1. According to the most recent (September 2018) Behavioral Risk Factor Surveillance System (BRFSS) data, adult obesity rates now exceed 35% in seven states, 30% in 29 states and 25% in 48 states.
2. Obesity-related conditions include heart disease, stroke, type 2 diabetes and certain types of cancer, some of the leading causes of preventable death.
3. The estimated annual medical cost of obesity in the U.S. was $147 billion in 2008 U.S. dollars; the medical costs for people who are obese were $1,429 higher than those of normal weight.
4. The annual nationwide productive costs of obesity-related absenteeism range between $3.38 billion ($79 per obese individual) and $6.38 billion ($132 per obese individual)
After a careful study, I have reached the conclusion that obese people are simply too fat (I resemble that remark so don’t go all PC on me). Let’s face it, fatty foods taste great. It’s the fat in food (butter, etc.) that gives food that zing. Healthy food seldom tastes good. A lot of fatty food is also cheap. People who can’t afford a gym membership can still afford a hamburger.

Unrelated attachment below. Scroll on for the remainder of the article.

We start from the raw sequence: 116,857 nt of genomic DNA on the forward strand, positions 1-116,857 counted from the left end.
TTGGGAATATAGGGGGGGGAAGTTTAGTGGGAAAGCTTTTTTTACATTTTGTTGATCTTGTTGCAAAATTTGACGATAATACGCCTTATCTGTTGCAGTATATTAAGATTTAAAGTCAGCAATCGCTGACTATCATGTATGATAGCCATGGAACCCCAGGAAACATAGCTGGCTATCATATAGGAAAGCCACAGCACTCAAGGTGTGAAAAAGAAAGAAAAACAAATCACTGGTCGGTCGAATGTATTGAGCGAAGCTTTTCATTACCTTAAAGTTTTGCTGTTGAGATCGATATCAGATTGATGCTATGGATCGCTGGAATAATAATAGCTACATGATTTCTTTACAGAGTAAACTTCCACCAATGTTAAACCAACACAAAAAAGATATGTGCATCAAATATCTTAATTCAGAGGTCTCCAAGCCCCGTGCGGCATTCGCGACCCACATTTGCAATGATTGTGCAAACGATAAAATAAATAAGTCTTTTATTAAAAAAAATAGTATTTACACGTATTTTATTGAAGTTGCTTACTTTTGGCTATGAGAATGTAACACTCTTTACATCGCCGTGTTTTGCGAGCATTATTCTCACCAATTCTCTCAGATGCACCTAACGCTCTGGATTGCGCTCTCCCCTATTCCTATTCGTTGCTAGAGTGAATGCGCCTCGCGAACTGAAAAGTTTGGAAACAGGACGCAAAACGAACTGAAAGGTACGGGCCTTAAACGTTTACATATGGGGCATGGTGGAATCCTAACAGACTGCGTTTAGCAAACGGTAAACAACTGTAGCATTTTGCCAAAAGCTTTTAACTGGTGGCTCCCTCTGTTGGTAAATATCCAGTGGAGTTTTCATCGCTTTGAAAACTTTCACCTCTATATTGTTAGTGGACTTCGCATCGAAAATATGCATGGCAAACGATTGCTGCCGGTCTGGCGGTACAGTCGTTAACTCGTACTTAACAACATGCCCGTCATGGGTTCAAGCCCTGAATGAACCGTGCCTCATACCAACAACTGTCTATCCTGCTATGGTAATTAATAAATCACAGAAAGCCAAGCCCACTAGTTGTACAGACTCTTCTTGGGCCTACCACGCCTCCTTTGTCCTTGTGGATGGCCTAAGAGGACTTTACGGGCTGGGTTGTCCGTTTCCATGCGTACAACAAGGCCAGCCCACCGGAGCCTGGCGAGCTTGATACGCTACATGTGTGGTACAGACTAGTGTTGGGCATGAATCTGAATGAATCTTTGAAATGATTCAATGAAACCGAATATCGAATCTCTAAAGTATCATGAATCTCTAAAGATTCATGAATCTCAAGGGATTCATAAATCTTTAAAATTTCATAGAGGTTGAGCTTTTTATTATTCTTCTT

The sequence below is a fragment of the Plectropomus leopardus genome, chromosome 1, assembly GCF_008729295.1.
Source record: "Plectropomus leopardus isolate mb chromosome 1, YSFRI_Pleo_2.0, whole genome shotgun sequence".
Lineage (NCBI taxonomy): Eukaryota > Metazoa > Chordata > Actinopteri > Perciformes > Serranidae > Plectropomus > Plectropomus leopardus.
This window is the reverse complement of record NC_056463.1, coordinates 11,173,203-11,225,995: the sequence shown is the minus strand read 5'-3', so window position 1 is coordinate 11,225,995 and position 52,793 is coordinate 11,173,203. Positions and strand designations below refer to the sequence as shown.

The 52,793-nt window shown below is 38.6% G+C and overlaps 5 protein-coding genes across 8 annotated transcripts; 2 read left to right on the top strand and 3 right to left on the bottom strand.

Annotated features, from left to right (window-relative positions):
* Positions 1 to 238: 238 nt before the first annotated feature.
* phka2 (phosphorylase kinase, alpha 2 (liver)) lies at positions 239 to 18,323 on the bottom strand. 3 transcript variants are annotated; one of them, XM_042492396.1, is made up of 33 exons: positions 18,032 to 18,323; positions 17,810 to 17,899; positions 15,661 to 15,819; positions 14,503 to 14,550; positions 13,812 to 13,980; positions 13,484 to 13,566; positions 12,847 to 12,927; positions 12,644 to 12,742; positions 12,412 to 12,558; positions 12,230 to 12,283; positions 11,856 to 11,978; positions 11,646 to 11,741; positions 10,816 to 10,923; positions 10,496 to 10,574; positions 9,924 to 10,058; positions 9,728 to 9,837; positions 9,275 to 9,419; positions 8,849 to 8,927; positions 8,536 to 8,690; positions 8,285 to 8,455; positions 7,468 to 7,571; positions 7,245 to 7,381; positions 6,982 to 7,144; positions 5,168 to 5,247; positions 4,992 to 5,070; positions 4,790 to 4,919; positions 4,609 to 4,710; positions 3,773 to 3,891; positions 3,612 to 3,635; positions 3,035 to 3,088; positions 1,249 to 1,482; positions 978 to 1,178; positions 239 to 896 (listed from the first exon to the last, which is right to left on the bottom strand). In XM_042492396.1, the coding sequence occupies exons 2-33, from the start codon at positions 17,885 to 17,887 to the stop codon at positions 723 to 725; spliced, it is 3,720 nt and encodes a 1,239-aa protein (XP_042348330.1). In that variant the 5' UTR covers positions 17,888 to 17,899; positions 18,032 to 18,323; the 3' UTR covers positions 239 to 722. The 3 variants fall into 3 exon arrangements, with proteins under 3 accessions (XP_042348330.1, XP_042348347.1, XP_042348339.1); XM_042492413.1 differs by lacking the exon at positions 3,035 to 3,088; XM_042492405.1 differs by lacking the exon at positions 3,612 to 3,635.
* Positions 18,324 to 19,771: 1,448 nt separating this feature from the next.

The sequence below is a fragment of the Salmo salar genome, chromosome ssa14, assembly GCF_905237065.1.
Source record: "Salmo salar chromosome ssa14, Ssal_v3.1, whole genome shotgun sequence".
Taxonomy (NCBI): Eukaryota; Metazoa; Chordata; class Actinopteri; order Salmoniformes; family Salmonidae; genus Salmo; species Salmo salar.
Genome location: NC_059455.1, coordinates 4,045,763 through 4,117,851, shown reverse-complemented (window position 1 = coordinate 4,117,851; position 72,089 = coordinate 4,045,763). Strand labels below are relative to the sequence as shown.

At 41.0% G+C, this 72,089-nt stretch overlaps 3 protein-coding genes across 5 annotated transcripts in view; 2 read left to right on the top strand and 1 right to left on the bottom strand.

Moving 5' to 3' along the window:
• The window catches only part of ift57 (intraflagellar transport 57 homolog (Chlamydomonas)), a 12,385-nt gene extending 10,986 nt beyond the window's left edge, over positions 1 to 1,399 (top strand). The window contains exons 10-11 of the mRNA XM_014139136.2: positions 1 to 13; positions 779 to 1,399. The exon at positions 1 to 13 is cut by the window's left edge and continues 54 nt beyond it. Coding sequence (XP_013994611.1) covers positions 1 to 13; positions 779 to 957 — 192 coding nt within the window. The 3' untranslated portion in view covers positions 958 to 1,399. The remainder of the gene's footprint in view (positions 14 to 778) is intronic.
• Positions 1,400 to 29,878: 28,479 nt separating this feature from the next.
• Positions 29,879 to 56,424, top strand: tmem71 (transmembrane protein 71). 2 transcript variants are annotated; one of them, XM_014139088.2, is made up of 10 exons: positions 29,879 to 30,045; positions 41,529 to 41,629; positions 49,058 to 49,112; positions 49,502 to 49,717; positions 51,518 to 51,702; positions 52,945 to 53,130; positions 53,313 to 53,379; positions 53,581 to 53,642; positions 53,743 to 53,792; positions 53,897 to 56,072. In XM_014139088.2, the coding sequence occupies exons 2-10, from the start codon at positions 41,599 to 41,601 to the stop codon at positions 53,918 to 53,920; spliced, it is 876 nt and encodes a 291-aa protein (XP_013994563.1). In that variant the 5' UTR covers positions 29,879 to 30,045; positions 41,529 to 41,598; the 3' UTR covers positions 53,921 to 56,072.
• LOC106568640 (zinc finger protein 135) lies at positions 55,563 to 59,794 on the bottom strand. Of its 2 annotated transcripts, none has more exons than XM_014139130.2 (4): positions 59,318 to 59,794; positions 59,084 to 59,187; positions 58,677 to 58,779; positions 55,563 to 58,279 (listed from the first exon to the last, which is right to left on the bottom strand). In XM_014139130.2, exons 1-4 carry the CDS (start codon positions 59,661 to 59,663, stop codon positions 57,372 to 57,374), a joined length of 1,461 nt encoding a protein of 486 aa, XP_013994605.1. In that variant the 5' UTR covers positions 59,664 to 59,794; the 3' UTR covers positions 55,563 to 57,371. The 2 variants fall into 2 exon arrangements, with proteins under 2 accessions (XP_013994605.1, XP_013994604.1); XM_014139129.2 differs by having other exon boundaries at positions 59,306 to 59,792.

I recommend these two simple solutions:
1. Price food based on calories; to hell with supply and demand. We need the government to mandate pricing on food according to the number of calories. (I don’t want to get into the calories verses carbohydrates debate. Use whatever makes you skinny.) If you want a 1000 calorie burger, that’ll cost you $65.00. You want fries with that? Add another $50. Carrot sticks and celery sticks would be 1 cent a piece. You want peanut butter with your celery? Add $15 (hey, it’s protein)
2. Make foods that are high in calories taste bad. We need a law that says high calorie food must taste bad. They must be injected with broccoli juice or Brussel sprouts juice and served on kale. That way even if people can afford fattening foods, they won’t enjoy them. The healthier the food, the better the taste; that would be the law.
Go enjoy your costly, bad tasting, and unhealthy burger. I’m going to barbeque some carrots and celery.